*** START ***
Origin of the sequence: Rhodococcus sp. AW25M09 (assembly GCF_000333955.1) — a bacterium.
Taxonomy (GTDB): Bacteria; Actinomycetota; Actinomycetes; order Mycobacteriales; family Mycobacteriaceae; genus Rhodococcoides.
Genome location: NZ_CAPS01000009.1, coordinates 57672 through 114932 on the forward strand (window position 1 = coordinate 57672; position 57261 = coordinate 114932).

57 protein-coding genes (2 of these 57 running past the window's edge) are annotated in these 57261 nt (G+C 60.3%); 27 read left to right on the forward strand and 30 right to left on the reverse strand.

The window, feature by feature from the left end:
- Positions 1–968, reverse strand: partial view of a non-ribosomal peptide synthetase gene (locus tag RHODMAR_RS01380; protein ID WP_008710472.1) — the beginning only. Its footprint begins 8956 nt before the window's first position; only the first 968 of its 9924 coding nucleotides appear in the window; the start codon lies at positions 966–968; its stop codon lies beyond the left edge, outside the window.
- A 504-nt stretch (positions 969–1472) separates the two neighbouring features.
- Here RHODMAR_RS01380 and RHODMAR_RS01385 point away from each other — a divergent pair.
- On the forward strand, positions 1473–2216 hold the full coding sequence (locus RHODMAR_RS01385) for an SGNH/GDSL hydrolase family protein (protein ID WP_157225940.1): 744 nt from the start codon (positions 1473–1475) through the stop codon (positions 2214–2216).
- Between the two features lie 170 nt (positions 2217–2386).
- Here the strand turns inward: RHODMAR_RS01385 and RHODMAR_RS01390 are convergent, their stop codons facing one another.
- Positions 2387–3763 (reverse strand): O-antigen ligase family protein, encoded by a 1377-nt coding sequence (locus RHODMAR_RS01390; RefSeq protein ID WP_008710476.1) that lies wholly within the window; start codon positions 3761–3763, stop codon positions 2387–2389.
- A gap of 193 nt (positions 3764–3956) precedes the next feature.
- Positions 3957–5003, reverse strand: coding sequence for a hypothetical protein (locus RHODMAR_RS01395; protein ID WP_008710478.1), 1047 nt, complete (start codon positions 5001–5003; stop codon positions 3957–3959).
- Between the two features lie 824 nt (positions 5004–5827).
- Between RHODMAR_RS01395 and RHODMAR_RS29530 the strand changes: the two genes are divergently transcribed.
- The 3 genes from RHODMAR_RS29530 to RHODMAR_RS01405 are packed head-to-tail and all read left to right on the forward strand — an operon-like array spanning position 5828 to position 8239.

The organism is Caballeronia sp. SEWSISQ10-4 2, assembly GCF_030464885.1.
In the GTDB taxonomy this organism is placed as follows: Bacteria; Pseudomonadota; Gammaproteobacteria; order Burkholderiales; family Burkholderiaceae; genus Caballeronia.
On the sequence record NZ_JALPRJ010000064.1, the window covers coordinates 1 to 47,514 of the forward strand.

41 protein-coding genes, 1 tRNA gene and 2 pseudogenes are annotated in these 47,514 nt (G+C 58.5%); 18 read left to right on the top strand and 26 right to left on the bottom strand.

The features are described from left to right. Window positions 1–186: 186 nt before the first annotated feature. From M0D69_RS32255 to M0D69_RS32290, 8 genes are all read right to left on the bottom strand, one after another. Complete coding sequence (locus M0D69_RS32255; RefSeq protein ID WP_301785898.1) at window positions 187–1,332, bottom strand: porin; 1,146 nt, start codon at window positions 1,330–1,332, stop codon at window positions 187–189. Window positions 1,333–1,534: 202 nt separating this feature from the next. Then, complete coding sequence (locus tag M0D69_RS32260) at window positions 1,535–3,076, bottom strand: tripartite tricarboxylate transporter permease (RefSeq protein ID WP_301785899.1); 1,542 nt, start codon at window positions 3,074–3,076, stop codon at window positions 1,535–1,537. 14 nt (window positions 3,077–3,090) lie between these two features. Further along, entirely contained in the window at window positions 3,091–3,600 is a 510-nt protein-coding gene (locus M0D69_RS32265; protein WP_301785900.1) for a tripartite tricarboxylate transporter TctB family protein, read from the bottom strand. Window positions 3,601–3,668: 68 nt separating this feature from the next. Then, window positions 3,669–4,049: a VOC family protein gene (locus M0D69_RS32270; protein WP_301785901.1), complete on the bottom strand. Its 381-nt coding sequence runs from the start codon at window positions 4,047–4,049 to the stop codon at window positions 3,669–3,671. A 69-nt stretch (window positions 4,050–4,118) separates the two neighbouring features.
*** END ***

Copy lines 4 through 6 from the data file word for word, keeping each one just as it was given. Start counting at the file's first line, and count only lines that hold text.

57 protein-coding genes (2 of these 57 running past the window's edge) are annotated in these 57261 nt (G+C 60.3%); 27 read left to right on the forward strand and 30 right to left on the reverse strand.

The window, feature by feature from the left end:
- Positions 1–968, reverse strand: partial view of a non-ribosomal peptide synthetase gene (locus tag RHODMAR_RS01380; protein ID WP_008710472.1) — the beginning only. Its footprint begins 8956 nt before the window's first position; only the first 968 of its 9924 coding nucleotides appear in the window; the start codon lies at positions 966–968; its stop codon lies beyond the left edge, outside the window.